Date of Award
Master of Science
Douglas S. King
The purpose of this study was to determine the effectiveness of two rehydration beverages on fluid restoration and metabolism on subsequent exercise following exercise- and heat-induced dehydration. Twelve male subjects were dehydrated by ~3 % of body mass with exercise and heat exposure. In a randomly assigned, counterbalanced design, subjects were rehydrated at room temperature with either 175 ml of chicken noodle soup (SOUP: Campbell Soup Company, Camden, NJ) or an artificially sweetened placebo (CON) at the beginning of the 120 min rehydration period and 20 min later. Water was ingested every 20 min during the remaining 100 min of rehydration. Soup contained 161.0 mmol/l Na+, 5.3 mmol/l K+, and 32.6 g total carbohydrate. CON contained 14.4 mmol/l Na+, 16.0 mmol/l K+, and no carbohydrate. Total fluid ingestion was matched with body fluid loss during dehydration. After rehydration, subjects performed 30 min of steady state exercise at 68% VO2peak. Subjects then performed a time trial in which they accumulated as rapidly as possible the amount of work equal to 30 min of exercise at 70% VO2peak in a thermo-neutral environment (25 C and 40% relative humidity).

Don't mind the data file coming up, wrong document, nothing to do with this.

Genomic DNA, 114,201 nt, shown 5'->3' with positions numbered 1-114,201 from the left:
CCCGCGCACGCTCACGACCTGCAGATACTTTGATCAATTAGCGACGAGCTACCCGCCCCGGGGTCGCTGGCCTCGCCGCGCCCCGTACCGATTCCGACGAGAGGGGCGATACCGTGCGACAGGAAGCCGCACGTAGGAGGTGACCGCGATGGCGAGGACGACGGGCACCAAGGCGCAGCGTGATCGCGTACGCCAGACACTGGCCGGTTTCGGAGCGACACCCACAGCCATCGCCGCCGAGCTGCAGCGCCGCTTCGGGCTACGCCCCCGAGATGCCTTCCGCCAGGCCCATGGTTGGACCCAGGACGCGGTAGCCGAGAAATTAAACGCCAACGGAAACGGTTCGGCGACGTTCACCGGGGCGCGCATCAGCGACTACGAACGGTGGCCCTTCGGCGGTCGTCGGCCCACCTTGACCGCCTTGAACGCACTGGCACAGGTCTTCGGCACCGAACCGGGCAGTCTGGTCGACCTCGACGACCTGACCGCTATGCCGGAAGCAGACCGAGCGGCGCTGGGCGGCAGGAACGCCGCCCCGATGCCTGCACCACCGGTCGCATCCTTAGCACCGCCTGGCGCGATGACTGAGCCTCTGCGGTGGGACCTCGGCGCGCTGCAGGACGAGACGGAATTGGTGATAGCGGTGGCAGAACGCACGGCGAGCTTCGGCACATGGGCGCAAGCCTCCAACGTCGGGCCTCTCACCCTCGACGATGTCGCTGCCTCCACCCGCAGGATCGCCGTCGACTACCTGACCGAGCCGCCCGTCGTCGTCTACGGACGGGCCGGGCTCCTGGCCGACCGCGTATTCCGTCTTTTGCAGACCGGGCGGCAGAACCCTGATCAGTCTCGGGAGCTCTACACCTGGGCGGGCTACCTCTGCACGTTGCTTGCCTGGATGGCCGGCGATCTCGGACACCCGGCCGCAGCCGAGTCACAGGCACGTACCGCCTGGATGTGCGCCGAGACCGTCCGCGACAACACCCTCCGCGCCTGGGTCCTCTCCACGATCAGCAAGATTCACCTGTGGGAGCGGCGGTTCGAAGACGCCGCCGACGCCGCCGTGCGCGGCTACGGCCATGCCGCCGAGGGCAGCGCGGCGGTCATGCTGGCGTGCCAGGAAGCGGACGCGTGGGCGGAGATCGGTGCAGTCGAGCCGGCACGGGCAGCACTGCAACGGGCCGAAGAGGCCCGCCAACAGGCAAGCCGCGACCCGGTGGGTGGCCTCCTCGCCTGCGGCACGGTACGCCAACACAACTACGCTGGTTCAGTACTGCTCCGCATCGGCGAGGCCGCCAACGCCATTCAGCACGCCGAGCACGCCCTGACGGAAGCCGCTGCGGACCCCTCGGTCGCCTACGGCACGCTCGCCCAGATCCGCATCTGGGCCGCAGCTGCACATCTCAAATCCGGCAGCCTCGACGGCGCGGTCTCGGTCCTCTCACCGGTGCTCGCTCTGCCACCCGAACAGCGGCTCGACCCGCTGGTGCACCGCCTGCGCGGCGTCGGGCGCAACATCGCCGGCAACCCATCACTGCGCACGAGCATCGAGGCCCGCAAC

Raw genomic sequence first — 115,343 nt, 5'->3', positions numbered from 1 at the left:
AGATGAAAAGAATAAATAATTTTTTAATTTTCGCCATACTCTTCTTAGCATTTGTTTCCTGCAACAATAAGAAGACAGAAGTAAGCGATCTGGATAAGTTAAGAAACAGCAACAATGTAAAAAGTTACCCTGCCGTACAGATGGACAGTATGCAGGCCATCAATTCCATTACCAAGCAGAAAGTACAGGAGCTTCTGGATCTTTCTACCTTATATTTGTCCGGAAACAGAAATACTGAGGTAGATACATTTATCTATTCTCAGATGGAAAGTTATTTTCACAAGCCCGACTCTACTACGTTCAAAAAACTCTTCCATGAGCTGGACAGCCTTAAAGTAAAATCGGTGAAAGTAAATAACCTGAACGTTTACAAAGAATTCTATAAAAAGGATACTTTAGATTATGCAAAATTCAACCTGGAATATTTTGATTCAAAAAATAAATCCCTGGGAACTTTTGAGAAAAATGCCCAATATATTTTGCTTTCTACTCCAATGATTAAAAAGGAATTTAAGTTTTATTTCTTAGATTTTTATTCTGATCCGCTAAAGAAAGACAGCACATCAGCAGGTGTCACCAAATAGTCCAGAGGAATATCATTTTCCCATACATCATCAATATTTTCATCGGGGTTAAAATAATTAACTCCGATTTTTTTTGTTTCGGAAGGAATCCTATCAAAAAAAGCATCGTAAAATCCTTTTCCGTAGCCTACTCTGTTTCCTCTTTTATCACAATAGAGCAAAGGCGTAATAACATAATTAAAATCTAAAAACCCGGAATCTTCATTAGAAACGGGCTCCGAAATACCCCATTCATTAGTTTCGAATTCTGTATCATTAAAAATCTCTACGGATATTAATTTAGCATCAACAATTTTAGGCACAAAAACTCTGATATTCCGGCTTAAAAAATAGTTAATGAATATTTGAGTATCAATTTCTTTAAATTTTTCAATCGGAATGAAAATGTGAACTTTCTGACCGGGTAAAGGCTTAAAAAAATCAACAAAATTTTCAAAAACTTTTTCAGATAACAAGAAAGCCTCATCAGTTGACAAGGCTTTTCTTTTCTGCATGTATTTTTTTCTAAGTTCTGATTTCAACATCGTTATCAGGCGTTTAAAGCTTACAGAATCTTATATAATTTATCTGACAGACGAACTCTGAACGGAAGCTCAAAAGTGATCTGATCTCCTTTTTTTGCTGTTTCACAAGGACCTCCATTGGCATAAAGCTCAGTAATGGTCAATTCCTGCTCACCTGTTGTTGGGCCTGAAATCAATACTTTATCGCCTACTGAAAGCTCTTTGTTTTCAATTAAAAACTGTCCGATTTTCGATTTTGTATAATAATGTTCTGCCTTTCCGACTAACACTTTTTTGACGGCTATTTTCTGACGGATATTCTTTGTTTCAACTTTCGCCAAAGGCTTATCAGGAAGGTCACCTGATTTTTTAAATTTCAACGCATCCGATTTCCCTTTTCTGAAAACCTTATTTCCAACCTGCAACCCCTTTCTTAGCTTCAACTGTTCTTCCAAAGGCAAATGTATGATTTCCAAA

There was no significant difference in percent recovery of body mass during rehydration (CON: 79.4 y 3.3%; SOUP: 80.9 y 3.4%). Time trial performance was significantly improved in SOUP (30.6 y 0.8 min) compared with CON (33.2 y 1.4 min; p=0.031). The rate of carbohydrate oxidation tended to be higher in SOUP (2.33 y 0.09 g/min) compared with CON (2.18 y 0.11 g/min; p=0.076). No differences in heart rate or ratings of perceived exercise were found during post-rehydration exercise. These results suggest that ingesting chicken noodle soup after exercise in the heat improves subsequent endurance exercise capacity, possibly through enhanced CHO oxidation.
Yan, Huimin, "The effect of sodium and carbohydrate in a rehydration food on subsequent exercise performance" (2008). Graduate Theses and Dissertations. 11562.